Dizzy, crazy-spinning brown dwarfs
April 7, 2021

“Failed stars”, brown dwarfs are halfway between a star and a planet. They form like stars but are more like giant planets. In fact, they are bigger than planets, but smaller than stars: they can have a similar diameter to Jupiter but have up to 80 times the mass of this planet.

(We are talking about enormous dimensions here: if Jupiter were a giant cosmic bowl, we’d need more than 1,300 Earths to fill it)

Like planets, brown dwarfs rotate around their own axis, quite like a spinning top or an ice skater.

The catch is that these objects rotate fast, very fast — and a team of astronomers have found the fastest-spinning ever seen. They rotate ten times faster than normal brown dwarfs!

By using NASA’s Spitzer Space Telescope and other ground-based telescopes like the Gemini North in Hawaii and the Magellan Baade Telescope in Chile, scientists found brown dwarfs that complete a full rotation every hour. 

Think about it: our Earth makes a full rotation every 24 hours — or better said, every day. If we were on top of a fast-spinning brown dwarf, a whole day would last only one hour!

And brown dwarfs are much more massive than Earth (they can have from 4,000 to 25,000 times the mass of our planet). So, to spin this fast, they have to be at dizzying speeds: about 350,000 kilometers per hour (around 220,000 miles per hour) at their equator.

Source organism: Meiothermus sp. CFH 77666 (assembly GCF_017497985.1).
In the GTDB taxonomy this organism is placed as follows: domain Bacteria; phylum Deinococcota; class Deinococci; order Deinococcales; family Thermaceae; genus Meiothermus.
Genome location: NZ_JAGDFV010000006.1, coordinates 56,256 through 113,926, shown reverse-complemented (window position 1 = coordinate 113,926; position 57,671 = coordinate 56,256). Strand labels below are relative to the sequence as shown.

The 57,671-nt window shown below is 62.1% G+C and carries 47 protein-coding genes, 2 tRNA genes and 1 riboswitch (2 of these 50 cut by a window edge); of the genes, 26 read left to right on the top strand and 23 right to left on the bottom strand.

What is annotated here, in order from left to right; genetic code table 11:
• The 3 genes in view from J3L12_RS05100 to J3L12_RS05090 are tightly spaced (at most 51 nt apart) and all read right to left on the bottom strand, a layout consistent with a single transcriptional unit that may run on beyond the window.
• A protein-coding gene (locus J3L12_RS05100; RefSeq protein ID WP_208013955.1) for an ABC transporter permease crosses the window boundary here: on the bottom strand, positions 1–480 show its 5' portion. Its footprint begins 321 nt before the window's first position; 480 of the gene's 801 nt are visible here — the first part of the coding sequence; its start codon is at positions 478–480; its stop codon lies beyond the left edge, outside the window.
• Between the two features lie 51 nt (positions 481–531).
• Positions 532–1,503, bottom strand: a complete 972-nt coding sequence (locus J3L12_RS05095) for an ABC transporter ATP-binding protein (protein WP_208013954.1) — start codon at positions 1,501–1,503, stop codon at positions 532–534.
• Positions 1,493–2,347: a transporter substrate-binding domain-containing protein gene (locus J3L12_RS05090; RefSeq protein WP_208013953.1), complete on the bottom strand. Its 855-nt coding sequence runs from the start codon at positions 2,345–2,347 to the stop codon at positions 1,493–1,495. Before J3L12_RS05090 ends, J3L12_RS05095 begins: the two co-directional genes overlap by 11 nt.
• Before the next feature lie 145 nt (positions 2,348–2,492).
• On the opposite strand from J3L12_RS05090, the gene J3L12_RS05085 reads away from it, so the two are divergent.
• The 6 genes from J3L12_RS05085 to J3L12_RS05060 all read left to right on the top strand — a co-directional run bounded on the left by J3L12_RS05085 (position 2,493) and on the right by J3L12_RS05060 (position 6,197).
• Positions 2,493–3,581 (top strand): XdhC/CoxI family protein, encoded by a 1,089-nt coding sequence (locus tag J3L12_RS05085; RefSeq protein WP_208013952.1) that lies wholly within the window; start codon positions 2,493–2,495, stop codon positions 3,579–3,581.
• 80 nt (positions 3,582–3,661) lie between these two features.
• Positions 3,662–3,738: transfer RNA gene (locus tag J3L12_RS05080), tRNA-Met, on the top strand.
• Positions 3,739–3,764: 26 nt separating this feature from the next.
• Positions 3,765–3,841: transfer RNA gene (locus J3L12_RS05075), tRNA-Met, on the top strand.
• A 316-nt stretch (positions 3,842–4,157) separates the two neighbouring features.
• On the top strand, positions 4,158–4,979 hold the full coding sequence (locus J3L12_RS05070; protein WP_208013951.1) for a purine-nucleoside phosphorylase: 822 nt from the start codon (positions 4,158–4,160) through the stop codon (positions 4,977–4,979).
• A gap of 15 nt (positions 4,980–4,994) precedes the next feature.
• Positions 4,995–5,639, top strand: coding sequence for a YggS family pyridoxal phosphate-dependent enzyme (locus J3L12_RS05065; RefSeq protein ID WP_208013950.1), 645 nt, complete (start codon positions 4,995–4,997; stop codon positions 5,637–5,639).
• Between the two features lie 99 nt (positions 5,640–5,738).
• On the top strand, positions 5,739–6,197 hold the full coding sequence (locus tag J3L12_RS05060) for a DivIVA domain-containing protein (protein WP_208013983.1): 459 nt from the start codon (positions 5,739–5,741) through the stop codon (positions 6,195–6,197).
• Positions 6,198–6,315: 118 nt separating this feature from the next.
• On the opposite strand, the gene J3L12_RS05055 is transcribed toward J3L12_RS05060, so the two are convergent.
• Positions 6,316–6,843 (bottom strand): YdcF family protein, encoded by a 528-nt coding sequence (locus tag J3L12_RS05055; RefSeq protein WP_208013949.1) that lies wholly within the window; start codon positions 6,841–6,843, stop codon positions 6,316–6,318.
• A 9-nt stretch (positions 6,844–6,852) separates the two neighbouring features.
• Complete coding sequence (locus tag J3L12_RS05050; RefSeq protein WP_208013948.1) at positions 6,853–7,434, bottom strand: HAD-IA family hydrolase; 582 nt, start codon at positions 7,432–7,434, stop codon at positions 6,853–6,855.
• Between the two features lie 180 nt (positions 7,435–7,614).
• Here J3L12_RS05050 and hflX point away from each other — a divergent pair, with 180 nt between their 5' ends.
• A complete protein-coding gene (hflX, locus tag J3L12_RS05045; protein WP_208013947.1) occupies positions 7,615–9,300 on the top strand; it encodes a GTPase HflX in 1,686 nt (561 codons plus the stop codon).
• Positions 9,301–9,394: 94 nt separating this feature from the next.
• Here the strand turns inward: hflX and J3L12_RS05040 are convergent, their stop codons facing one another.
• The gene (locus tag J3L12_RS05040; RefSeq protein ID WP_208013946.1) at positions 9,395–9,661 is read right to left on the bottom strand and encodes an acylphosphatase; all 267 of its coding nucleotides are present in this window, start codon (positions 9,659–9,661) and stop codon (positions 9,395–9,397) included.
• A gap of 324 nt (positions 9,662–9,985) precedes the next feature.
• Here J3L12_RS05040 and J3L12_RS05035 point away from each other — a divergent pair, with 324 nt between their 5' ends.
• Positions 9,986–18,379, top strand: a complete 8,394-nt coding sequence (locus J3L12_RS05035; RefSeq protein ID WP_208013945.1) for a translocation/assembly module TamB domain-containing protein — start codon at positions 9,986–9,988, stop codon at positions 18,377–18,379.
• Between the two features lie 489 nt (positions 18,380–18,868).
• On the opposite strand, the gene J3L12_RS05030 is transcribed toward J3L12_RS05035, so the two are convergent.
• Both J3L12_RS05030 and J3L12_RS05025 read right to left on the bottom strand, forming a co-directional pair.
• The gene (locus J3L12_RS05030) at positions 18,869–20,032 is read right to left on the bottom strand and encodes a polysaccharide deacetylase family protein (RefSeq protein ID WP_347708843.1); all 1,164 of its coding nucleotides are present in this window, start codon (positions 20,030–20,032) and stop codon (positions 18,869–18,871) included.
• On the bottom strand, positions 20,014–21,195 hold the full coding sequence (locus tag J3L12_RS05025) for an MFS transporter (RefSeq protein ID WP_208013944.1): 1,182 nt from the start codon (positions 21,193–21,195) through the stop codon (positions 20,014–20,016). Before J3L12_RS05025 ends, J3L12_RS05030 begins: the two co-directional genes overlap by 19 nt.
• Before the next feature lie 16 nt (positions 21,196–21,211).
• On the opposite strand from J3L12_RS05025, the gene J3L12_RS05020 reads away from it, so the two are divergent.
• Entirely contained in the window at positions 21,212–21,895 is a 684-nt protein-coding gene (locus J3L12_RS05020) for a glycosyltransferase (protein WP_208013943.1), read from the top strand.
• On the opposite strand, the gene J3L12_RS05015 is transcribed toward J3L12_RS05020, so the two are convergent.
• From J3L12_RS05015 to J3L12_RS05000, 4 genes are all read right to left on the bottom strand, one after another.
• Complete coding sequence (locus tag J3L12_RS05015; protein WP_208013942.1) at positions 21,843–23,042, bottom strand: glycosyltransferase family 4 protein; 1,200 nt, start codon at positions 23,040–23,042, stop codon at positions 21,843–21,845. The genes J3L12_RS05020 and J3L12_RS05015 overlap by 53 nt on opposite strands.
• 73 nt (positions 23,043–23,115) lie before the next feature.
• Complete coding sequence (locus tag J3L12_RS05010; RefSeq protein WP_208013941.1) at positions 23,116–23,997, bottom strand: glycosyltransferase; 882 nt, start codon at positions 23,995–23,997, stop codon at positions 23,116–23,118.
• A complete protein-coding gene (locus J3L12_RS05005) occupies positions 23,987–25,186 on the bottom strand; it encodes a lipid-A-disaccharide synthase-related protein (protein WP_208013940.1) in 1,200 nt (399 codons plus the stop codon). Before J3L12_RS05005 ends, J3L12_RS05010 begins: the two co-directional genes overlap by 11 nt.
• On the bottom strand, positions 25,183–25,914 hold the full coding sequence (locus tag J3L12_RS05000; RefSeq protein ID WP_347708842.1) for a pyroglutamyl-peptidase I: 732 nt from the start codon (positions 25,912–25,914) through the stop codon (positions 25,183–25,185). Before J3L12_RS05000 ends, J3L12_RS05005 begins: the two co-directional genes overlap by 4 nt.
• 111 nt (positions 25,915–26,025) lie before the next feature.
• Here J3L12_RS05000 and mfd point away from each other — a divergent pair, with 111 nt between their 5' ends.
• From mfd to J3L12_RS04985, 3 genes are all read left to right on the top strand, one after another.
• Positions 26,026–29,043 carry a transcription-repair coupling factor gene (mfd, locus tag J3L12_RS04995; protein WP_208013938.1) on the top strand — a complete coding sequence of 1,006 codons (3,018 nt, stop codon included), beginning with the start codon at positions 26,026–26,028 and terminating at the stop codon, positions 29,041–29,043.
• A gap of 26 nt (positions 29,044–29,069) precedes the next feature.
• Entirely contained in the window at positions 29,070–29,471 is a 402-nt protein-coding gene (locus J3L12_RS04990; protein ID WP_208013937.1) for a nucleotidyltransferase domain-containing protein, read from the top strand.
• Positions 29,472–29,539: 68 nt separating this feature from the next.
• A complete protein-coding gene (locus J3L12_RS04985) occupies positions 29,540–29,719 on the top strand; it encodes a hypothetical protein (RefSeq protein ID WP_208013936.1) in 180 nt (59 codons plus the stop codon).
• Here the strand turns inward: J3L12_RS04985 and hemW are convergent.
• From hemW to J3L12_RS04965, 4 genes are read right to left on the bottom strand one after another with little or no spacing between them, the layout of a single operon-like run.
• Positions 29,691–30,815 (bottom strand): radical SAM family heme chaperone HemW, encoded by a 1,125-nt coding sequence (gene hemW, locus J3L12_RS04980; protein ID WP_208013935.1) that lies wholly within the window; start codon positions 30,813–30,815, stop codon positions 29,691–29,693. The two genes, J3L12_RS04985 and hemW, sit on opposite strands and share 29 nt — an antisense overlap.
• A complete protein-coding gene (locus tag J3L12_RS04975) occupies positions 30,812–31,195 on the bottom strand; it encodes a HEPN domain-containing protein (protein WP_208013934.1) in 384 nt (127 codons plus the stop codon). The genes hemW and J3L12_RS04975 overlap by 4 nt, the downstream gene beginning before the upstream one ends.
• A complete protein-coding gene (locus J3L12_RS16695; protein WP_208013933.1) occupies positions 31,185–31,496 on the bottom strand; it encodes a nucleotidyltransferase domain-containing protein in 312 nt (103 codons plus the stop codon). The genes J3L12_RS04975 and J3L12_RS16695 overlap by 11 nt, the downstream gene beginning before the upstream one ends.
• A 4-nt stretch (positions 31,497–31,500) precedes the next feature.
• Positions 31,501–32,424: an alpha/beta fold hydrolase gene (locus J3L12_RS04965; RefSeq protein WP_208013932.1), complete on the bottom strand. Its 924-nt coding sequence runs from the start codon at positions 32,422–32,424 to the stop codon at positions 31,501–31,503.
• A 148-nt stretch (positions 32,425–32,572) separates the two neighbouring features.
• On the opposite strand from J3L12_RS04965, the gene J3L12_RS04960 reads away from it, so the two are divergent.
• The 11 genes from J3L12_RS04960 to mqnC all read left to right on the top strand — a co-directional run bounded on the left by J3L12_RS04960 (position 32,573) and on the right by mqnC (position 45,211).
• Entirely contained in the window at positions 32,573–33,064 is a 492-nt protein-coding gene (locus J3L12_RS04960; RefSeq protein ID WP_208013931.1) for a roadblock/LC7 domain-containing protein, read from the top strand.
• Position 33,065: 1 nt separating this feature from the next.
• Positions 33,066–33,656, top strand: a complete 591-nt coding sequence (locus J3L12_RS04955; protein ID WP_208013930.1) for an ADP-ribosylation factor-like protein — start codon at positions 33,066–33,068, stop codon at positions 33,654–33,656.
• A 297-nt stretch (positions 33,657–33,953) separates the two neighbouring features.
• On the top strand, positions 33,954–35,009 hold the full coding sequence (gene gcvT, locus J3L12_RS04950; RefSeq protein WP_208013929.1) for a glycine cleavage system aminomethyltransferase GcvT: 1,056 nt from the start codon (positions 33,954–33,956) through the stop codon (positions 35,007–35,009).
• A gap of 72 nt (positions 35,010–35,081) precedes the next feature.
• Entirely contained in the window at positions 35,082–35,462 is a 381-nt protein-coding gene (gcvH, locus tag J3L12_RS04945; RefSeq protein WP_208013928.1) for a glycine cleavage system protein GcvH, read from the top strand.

Our Earth spins fast — at about 1600 kilometers per hour (or 1000 miles per hour) — but these brown dwarfs are some 200 times faster!

These newly-found brown dwarfs spin ten times faster than the normal ones of their kind. The team that found them concluded that if these objects rotate at higher speeds, they can tear themselves apart. 

In other words, these brown dwarfs have reached their speed limit and cannot spin any faster!

Image credit:

NOIRLab/NSF/AURA/J. da Silva

Cool Fact

Discovered in 1995, brown dwarfs could be the hottest planets or the coldest stars in the Universe. According to a 2017 study, our Milky Way is home to possibly 100 billion brown dwarfs — roughly half as many stars in our galaxy!

This Space Scoop is based on a Press Release from NOIRLab .
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